After meeting with EU representatives in Strasbourg, Albania’s main political parties have failed to reach an agreement to overcome the political stalemate that has plagued the country for almost a year.
Prime Minister Sali Berisha from the ruling Democratic Party and opposition leader Edi Rama of the Socialists met with representatives of the European Parliament in Strasbourg on Thursday night. EU Enlargement Commissioner Stefan Fuele was also present for the talks.
Rama and Berisha have been locked in a stalemate over the results of the June 28, 2009 parliamentary elections, which Berisha’s party narrowly won.
The Socialists have boycotted parliament since the new session began in September, claiming that the government’s alleged fraud was to blame for their electoral loss.
In a joint statement issued on Thursday ahead of the meeting, Fuele and EU High Representative Catherine Ashton said that Albania stands at a crucial moment on its path towards EU integration and warned that a “range of domestic challenges require political courage”.
“The EU is seriously concerned about the continuing political stalemate. We are concerned about the dysfunctional parliament and the possible systemic effects across their institutions,” the statement read.
The two top EU officials added that it was high time to find a solution to the current crisis, a solution that will stand the test of time. “Albania’s prospects should not be further affected by a continuation of the status quo,” Ashton and Fuele emphasised.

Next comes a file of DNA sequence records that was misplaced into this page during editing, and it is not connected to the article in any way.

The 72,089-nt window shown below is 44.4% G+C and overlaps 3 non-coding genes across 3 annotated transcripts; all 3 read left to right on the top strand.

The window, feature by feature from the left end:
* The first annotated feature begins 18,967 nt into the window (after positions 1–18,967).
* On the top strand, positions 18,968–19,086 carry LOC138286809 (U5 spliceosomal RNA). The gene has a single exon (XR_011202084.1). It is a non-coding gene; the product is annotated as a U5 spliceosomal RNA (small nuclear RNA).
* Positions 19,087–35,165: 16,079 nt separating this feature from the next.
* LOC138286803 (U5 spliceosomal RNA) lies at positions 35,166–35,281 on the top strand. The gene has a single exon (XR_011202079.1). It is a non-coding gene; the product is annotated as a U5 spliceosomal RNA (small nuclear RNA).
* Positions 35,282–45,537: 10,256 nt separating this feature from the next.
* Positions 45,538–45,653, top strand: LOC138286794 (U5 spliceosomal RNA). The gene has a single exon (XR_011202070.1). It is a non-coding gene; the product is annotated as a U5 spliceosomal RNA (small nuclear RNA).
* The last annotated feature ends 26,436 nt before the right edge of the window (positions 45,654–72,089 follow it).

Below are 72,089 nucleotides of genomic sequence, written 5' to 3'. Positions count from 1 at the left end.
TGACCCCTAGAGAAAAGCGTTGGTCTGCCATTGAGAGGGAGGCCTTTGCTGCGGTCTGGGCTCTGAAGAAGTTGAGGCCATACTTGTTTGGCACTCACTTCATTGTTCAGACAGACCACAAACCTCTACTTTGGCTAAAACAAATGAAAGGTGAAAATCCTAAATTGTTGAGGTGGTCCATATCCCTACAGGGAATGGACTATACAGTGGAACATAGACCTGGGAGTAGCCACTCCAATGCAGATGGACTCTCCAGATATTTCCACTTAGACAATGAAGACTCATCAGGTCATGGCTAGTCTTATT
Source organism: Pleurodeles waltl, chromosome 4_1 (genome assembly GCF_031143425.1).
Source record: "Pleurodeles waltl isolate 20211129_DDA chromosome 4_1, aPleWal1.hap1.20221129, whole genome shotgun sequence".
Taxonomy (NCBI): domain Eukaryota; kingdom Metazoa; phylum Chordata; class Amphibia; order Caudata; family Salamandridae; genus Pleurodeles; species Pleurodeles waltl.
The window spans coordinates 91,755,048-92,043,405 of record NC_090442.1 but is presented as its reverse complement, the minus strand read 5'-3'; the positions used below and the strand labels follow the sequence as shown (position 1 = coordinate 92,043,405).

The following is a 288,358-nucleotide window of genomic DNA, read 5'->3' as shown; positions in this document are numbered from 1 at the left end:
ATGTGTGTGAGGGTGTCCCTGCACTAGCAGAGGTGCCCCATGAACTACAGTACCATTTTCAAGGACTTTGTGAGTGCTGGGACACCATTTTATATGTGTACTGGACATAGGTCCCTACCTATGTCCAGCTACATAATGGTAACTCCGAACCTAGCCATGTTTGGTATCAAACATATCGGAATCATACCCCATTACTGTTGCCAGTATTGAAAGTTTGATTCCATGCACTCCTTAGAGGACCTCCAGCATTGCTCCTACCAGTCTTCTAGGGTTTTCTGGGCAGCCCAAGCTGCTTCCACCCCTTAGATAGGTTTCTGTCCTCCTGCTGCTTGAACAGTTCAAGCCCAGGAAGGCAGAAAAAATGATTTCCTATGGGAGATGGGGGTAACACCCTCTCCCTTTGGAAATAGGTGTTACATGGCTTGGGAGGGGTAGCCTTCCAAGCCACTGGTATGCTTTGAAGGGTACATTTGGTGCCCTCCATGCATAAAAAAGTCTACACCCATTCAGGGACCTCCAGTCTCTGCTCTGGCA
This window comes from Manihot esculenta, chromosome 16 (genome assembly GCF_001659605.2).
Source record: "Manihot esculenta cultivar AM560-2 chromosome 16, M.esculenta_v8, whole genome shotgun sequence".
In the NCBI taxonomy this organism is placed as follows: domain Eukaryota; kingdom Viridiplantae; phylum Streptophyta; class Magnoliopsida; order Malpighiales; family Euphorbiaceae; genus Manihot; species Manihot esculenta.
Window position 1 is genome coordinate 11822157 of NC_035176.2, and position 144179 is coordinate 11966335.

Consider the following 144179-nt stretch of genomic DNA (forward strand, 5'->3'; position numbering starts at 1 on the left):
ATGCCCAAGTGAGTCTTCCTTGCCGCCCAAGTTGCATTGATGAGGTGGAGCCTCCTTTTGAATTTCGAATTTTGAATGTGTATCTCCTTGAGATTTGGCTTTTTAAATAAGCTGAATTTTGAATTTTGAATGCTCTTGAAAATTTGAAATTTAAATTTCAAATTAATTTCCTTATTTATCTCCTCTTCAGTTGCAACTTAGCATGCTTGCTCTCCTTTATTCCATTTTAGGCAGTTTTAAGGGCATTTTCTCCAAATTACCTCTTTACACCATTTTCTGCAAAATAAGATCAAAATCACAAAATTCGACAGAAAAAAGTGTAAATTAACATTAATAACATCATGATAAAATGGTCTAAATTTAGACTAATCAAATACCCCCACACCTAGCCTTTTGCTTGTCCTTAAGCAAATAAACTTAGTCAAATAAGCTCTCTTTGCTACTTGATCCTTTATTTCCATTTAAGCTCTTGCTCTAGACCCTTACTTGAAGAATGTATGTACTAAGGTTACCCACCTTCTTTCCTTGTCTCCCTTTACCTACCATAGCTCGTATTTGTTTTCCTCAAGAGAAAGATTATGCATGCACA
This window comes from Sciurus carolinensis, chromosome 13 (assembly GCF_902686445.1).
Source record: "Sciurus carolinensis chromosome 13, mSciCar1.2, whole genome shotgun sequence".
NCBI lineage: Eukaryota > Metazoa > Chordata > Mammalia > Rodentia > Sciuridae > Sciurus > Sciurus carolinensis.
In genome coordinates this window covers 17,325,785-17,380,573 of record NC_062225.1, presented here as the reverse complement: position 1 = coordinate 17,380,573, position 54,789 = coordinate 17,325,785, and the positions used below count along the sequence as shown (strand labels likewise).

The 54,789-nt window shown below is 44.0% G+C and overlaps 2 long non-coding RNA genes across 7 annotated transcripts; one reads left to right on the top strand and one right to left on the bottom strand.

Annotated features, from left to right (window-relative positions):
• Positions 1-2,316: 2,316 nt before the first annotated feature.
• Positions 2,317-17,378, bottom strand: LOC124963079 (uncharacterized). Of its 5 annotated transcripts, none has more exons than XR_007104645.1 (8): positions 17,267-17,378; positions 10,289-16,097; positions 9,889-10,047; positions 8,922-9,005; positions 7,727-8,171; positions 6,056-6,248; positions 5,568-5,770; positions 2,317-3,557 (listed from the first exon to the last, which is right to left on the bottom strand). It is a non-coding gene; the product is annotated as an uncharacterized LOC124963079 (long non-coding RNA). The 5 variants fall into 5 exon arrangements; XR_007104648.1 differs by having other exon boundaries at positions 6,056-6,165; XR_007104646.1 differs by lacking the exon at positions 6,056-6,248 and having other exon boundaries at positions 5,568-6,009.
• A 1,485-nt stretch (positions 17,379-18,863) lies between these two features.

The EU has expressed its support for the initiative by MEPs Joseph Daul, head of the largest centre-right group in the European Parliament and Martin Schulz, head of the largest centre-left group in the Parliament.
The initiative, put forward on behalf of the two largest political groups, encourages effective improvements to the political situation in Albania for the benefit of the citizens of the country and with a view to improving Albania’s EU perspective.
Ashton and Fuele joined the call by the European Parliament for Albanian political leaders to take responsibility for finding a national, sustainable and imminent way forward in line with the aspirations of the citizens of Albania, the Constitution and the principle of transparency.
The meeting in Strasbourg ended after midnight with the only agreement to try to organise a similar meeting in two weeks when experts from Brussels will present common points that might bring closer the stances of the two Albanian political parties.
The agreement to meet for EU-sponsored talks prompted the Socialist Party MPs and their supporters to end their 19-day hunger strike on Wednesday.
The party, which continues its boycott, has conditioned its full participation in parliament on a recount of the electoral ballots of the parliamentary poll.
Although declaring his openness to a parliamentary investigation of the election, Berisha has stubbornly rejected the possibility of a recount. He argues that the opposition has exhausted all legal options and that he cannot override the judicial process.
Albania became a NATO member state in April 2009 and has submitted its application for EU membership. The European Commission is in the process of preparing its opinion on whether the country is ready to become an EU candidate country.
The political stalemate is threatening Albania’s EU path, with concern that the country might be negatively evaluated by the EC as the parliament, a main political institution, is not functioning properly.